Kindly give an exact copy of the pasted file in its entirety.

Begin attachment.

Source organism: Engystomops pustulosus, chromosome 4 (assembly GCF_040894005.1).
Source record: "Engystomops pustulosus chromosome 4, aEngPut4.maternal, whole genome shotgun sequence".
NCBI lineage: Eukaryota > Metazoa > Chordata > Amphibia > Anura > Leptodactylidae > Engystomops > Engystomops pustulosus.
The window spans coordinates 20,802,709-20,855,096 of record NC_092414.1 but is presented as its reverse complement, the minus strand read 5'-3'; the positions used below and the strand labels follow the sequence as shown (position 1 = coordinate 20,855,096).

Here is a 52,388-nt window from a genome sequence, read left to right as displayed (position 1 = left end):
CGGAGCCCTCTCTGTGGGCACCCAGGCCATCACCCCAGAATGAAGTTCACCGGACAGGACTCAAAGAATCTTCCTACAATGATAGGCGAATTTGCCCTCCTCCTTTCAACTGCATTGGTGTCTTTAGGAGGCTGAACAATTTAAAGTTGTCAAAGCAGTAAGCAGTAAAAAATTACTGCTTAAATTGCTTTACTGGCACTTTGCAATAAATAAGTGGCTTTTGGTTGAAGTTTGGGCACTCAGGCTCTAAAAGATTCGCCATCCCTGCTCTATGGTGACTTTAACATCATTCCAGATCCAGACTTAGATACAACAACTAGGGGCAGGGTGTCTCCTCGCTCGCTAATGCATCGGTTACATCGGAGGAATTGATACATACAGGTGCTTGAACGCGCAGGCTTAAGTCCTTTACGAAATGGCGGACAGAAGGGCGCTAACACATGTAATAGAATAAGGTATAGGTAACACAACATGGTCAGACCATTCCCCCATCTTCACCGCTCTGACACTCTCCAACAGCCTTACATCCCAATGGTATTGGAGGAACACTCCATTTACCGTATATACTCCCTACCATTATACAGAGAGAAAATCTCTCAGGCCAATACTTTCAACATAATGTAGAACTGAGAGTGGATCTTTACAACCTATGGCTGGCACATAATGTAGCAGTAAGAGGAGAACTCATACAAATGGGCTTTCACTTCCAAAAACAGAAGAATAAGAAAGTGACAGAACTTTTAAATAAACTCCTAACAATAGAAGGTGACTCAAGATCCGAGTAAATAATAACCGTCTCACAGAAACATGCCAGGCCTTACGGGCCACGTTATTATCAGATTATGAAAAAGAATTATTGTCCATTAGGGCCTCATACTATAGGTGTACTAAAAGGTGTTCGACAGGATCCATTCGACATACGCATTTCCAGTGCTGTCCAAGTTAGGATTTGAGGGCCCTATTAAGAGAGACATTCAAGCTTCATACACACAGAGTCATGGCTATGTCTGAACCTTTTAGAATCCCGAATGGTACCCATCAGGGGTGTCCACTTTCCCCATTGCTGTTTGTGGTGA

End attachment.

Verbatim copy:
Source organism: Engystomops pustulosus, chromosome 4 (assembly GCF_040894005.1).
Source record: "Engystomops pustulosus chromosome 4, aEngPut4.maternal, whole genome shotgun sequence".
NCBI lineage: Eukaryota > Metazoa > Chordata > Amphibia > Anura > Leptodactylidae > Engystomops > Engystomops pustulosus.
The window spans coordinates 20,802,709-20,855,096 of record NC_092414.1 but is presented as its reverse complement, the minus strand read 5'-3'; the positions used below and the strand labels follow the sequence as shown (position 1 = coordinate 20,855,096).

Here is a 52,388-nt window from a genome sequence, read left to right as displayed (position 1 = left end):
CGGAGCCCTCTCTGTGGGCACCCAGGCCATCACCCCAGAATGAAGTTCACCGGACAGGACTCAAAGAATCTTCCTACAATGATAGGCGAATTTGCCCTCCTCCTTTCAACTGCATTGGTGTCTTTAGGAGGCTGAACAATTTAAAGTTGTCAAAGCAGTAAGCAGTAAAAAATTACTGCTTAAATTGCTTTACTGGCACTTTGCAATAAATAAGTGGCTTTTGGTTGAAGTTTGGGCACTCAGGCTCTAAAAGATTCGCCATCCCTGCTCTATGGTGACTTTAACATCATTCCAGATCCAGACTTAGATACAACAACTAGGGGCAGGGTGTCTCCTCGCTCGCTAATGCATCGGTTACATCGGAGGAATTGATACATACAGGTGCTTGAACGCGCAGGCTTAAGTCCTTTACGAAATGGCGGACAGAAGGGCGCTAACACATGTAATAGAATAAGGTATAGGTAACACAACATGGTCAGACCATTCCCCCATCTTCACCGCTCTGACACTCTCCAACAGCCTTACATCCCAATGGTATTGGAGGAACACTCCATTTACCGTATATACTCCCTACCATTATACAGAGAGAAAATCTCTCAGGCCAATACTTTCAACATAATGTAGAACTGAGAGTGGATCTTTACAACCTATGGCTGGCACATAATGTAGCAGTAAGAGGAGAACTCATACAAATGGGCTTTCACTTCCAAAAACAGAAGAATAAGAAAGTGACAGAACTTTTAAATAAACTCCTAACAATAGAAGGTGACTCAAGATCCGAGTAAATAATAACCGTCTCACAGAAACATGCCAGGCCTTACGGGCCACGTTATTATCAGATTATGAAAAAGAATTATTGTCCATTAGGGCCTCATACTATAGGTGTACTAAAAGGTGTTCGACAGGATCCATTCGACATACGCATTTCCAGTGCTGTCCAAGTTAGGATTTGAGGGCCCTATTAAGAGAGACATTCAAGCTTCATACACACAGAGTCATGGCTATGTCTGAACCTTTTAGAATCCCGAATGGTACCCATCAGGGGTGTCCACTTTCCCCATTGCTGTTTGTGGTGA